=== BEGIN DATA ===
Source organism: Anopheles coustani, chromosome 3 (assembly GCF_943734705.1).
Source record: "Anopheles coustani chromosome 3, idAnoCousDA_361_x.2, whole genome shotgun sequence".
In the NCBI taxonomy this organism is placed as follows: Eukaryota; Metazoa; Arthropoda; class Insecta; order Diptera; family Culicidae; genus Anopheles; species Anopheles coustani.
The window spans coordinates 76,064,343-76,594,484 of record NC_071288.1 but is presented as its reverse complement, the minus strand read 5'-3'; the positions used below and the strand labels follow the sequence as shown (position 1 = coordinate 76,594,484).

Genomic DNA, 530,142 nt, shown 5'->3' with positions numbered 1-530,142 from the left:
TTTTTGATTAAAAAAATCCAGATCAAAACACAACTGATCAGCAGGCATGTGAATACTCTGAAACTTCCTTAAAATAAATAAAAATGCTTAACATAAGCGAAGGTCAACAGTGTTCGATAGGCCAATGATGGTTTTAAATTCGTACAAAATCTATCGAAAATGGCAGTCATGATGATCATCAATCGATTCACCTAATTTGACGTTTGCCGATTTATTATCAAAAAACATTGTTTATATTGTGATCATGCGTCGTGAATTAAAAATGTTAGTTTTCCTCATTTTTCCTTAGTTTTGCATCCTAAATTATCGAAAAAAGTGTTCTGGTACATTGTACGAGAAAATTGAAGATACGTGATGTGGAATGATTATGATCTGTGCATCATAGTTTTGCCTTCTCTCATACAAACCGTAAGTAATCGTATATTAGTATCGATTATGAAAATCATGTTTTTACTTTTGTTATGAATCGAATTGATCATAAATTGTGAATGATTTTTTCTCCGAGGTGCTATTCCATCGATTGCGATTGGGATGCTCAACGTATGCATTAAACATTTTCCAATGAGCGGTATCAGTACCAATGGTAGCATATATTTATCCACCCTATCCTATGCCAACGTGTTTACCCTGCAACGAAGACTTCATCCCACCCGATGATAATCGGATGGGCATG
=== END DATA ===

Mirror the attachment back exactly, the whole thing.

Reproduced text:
Source organism: Anopheles coustani, chromosome 3 (assembly GCF_943734705.1).
Source record: "Anopheles coustani chromosome 3, idAnoCousDA_361_x.2, whole genome shotgun sequence".
In the NCBI taxonomy this organism is placed as follows: Eukaryota; Metazoa; Arthropoda; class Insecta; order Diptera; family Culicidae; genus Anopheles; species Anopheles coustani.
The window spans coordinates 76,064,343-76,594,484 of record NC_071288.1 but is presented as its reverse complement, the minus strand read 5'-3'; the positions used below and the strand labels follow the sequence as shown (position 1 = coordinate 76,594,484).

Genomic DNA, 530,142 nt, shown 5'->3' with positions numbered 1-530,142 from the left:
TTTTTGATTAAAAAAATCCAGATCAAAACACAACTGATCAGCAGGCATGTGAATACTCTGAAACTTCCTTAAAATAAATAAAAATGCTTAACATAAGCGAAGGTCAACAGTGTTCGATAGGCCAATGATGGTTTTAAATTCGTACAAAATCTATCGAAAATGGCAGTCATGATGATCATCAATCGATTCACCTAATTTGACGTTTGCCGATTTATTATCAAAAAACATTGTTTATATTGTGATCATGCGTCGTGAATTAAAAATGTTAGTTTTCCTCATTTTTCCTTAGTTTTGCATCCTAAATTATCGAAAAAAGTGTTCTGGTACATTGTACGAGAAAATTGAAGATACGTGATGTGGAATGATTATGATCTGTGCATCATAGTTTTGCCTTCTCTCATACAAACCGTAAGTAATCGTATATTAGTATCGATTATGAAAATCATGTTTTTACTTTTGTTATGAATCGAATTGATCATAAATTGTGAATGATTTTTTCTCCGAGGTGCTATTCCATCGATTGCGATTGGGATGCTCAACGTATGCATTAAACATTTTCCAATGAGCGGTATCAGTACCAATGGTAGCATATATTTATCCACCCTATCCTATGCCAACGTGTTTACCCTGCAACGAAGACTTCATCCCACCCGATGATAATCGGATGGGCATG